I've been trying to take the boys on outings Saturday and Sunday mornings. It's good for all of us to get out, plus poor Jason has been working overnights on the weekends, and if we're gone, a.) he has half a chance to catch up on sleep and b.) I don't get annoyed trying to be quiet until 3 in the afternoon. A few weeks ago, we went to the Dinosaur Park in Rocky Hill, CT. This dino park is all about tracks, not bones. They were excavating to build some state building, and the backhoe driver lifted a layer of rocks to reveal the tracks. He knew what they were, notified the authorities, and within 6 months it was declared a state park.
Shortly after we entered the museum, they started a claymation dino-cartoon. The cashier said it was geared toward little ones, so I brought Jackson to see it with him protesting the whole time (I think he was pretty anxious to get out of there!) I told Jackson we could leave if he hated the movie after it started. He refused to get off of the stroller board, but he had to turn and look over his shoulder to see the movie, and by the end, he had stepped off the board to turn around and sit on it. I'm not sure he ever broke contact with the stroller. The movie itself was unexpected. It was premised on the idea of a book report presentation at school, with some scenes written on a chalk board. Here are a couple of pictures from it, that I took as a visual aid to describe the surrealness of the whole adventure.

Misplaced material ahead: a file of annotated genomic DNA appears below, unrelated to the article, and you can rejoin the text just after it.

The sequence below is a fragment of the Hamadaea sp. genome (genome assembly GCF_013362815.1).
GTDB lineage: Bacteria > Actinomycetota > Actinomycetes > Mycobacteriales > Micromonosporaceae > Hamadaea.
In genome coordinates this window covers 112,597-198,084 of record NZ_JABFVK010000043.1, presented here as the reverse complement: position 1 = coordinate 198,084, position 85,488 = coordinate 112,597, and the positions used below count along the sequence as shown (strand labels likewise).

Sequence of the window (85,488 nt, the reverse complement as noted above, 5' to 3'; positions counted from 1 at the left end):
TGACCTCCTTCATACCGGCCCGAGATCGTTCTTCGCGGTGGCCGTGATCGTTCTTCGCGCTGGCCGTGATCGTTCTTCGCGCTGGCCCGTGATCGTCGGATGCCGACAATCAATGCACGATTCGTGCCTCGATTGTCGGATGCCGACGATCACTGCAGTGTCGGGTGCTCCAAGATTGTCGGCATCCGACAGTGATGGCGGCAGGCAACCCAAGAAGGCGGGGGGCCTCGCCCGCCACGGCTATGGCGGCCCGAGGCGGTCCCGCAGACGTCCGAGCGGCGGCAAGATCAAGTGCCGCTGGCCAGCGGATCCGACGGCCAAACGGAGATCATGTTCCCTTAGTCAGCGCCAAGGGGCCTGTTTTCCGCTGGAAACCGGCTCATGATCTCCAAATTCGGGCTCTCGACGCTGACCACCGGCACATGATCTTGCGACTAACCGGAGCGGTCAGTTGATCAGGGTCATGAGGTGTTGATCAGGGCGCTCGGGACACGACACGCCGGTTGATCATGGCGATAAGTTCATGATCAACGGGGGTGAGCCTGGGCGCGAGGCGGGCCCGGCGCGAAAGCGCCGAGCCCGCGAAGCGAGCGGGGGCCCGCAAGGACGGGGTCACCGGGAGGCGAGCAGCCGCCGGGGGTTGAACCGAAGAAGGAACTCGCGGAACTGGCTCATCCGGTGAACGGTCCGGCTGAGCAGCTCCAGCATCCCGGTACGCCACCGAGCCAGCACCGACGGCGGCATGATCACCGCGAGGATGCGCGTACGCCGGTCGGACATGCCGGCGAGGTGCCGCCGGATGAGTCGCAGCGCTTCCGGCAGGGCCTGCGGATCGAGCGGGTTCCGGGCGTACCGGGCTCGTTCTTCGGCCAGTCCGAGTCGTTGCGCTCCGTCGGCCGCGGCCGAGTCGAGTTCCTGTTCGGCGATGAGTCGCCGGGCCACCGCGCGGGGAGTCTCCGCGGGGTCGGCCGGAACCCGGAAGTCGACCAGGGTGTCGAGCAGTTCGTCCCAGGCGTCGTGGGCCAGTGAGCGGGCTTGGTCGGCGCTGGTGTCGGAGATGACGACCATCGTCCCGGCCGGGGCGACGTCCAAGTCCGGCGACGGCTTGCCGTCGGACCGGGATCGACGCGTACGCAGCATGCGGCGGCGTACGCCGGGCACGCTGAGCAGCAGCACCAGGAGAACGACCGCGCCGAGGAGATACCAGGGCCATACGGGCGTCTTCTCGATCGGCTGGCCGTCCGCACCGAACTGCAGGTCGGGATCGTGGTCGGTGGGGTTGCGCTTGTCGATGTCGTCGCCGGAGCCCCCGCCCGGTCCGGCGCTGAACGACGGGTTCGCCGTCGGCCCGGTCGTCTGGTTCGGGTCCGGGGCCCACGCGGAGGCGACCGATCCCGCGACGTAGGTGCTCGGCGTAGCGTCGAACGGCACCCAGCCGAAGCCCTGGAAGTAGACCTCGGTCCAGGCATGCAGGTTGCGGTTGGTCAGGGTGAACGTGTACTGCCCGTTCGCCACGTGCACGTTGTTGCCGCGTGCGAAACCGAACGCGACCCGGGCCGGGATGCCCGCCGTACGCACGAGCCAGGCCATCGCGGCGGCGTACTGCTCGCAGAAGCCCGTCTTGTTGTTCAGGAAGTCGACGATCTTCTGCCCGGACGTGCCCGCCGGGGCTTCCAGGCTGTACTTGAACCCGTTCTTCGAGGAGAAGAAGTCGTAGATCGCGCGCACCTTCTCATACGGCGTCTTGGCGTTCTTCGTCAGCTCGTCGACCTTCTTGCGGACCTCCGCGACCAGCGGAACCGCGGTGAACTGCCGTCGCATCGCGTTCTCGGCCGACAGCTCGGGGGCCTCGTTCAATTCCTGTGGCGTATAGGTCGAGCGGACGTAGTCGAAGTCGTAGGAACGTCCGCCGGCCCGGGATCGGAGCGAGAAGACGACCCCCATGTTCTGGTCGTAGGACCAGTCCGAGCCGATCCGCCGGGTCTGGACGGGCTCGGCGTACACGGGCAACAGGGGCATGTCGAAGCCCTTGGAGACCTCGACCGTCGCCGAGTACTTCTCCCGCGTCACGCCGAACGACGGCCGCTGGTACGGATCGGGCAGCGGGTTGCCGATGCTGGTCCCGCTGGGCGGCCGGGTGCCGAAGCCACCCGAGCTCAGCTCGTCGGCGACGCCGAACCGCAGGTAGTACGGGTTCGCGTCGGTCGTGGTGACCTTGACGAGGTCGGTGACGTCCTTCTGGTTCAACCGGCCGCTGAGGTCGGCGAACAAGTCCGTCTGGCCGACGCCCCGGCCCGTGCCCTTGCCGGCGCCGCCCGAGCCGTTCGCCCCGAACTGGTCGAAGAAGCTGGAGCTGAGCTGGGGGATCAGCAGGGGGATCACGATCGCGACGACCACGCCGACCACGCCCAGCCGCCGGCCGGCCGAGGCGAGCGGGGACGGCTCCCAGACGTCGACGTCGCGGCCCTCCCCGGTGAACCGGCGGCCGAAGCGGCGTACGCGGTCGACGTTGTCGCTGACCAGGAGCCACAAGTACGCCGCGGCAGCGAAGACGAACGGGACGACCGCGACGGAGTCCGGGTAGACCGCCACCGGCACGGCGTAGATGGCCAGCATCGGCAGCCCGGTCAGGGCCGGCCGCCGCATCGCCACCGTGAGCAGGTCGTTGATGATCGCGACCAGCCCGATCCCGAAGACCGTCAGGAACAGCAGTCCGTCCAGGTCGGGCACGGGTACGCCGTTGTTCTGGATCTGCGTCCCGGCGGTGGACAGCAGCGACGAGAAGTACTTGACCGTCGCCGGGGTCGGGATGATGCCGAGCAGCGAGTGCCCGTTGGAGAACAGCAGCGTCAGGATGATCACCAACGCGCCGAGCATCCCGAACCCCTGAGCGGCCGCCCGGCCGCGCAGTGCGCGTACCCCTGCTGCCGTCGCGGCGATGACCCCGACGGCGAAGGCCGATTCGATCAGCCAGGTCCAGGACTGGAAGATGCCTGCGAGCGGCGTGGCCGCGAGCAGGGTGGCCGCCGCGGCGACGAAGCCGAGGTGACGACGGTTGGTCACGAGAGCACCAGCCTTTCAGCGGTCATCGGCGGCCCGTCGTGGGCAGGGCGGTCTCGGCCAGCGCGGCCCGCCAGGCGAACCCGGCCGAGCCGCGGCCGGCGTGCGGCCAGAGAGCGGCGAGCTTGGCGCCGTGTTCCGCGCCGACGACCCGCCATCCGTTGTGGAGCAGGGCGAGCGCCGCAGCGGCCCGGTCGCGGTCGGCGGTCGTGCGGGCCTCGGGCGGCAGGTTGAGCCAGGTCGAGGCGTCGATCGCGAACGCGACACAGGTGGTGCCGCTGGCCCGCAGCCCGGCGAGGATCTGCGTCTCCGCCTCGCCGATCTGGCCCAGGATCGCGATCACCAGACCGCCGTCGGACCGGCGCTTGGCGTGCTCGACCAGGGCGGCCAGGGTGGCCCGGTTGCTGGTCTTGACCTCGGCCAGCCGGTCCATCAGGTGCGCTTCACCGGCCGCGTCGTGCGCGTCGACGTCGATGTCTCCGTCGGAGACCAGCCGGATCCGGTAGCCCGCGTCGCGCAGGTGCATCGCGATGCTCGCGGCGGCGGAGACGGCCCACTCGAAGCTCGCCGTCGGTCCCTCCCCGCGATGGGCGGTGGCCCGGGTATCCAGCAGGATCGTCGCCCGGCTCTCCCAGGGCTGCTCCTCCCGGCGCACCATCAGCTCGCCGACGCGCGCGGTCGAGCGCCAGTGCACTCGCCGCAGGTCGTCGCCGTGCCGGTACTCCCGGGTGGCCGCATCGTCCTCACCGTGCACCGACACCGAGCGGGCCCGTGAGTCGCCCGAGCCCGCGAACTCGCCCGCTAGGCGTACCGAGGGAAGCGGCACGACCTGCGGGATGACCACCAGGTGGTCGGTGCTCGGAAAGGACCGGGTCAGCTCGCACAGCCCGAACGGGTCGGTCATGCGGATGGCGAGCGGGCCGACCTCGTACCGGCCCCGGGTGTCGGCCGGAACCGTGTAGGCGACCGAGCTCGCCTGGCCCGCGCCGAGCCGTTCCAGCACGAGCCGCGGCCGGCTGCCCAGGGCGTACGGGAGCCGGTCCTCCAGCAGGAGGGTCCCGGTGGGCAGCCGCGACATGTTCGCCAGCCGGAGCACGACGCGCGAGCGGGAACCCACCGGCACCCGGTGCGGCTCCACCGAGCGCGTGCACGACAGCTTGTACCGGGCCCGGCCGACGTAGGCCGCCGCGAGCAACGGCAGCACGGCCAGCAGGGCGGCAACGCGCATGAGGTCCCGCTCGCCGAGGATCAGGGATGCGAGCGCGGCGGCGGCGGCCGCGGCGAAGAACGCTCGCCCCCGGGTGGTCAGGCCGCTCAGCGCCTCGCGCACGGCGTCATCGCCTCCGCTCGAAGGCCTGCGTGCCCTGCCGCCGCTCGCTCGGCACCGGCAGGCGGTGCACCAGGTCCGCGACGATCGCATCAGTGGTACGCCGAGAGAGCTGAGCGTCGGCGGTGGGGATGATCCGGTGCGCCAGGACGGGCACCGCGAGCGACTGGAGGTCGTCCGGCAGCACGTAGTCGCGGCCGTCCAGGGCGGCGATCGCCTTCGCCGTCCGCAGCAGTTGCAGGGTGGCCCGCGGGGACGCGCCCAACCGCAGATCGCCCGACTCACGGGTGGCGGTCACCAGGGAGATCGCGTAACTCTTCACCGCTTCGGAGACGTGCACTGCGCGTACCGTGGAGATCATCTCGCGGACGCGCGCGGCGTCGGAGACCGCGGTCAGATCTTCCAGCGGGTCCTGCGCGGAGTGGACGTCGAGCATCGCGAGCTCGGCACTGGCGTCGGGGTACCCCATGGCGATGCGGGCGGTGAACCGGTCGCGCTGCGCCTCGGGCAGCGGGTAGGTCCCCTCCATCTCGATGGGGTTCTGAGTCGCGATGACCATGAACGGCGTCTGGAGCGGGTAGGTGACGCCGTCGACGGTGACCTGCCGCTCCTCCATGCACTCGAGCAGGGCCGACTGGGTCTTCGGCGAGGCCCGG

Seeing the movie broke the ice a little with Jackson, he didn't leave the stroller, but he was a little more excited to see the rest of the small museum. We did walk quickly along the last stretch—a bridge over the tracks that gets pretty close to the dino-statue. You can see it in the picture (see the man in silhouette in front of the mural).
The park has extensive trails you can walk on. We didn't because the stroller isn't for offroading, and it was also a really hot day. You can make casts of some of the tracks if you bring your own 5 gallon bucket, ¼ cup of vegetable oil, and 10 pounds of plaster. (Apparently they can't sell a kit for this in the gift shop?!) Or you can buy a little bag of dirt with gemstone fragments and/or fossils and sluice for treasures. We went for this. Jackson would sluice all day if I let him. His technique is to load the trays up with mud, run it under the fountain, and then mound even more dirt on it for the next round. I rescued the arrow head and shiny rocks from the sluice, Jack couldn't care less about the treasure, he's all about the dirt and water.
Jonah slept through the whole trip.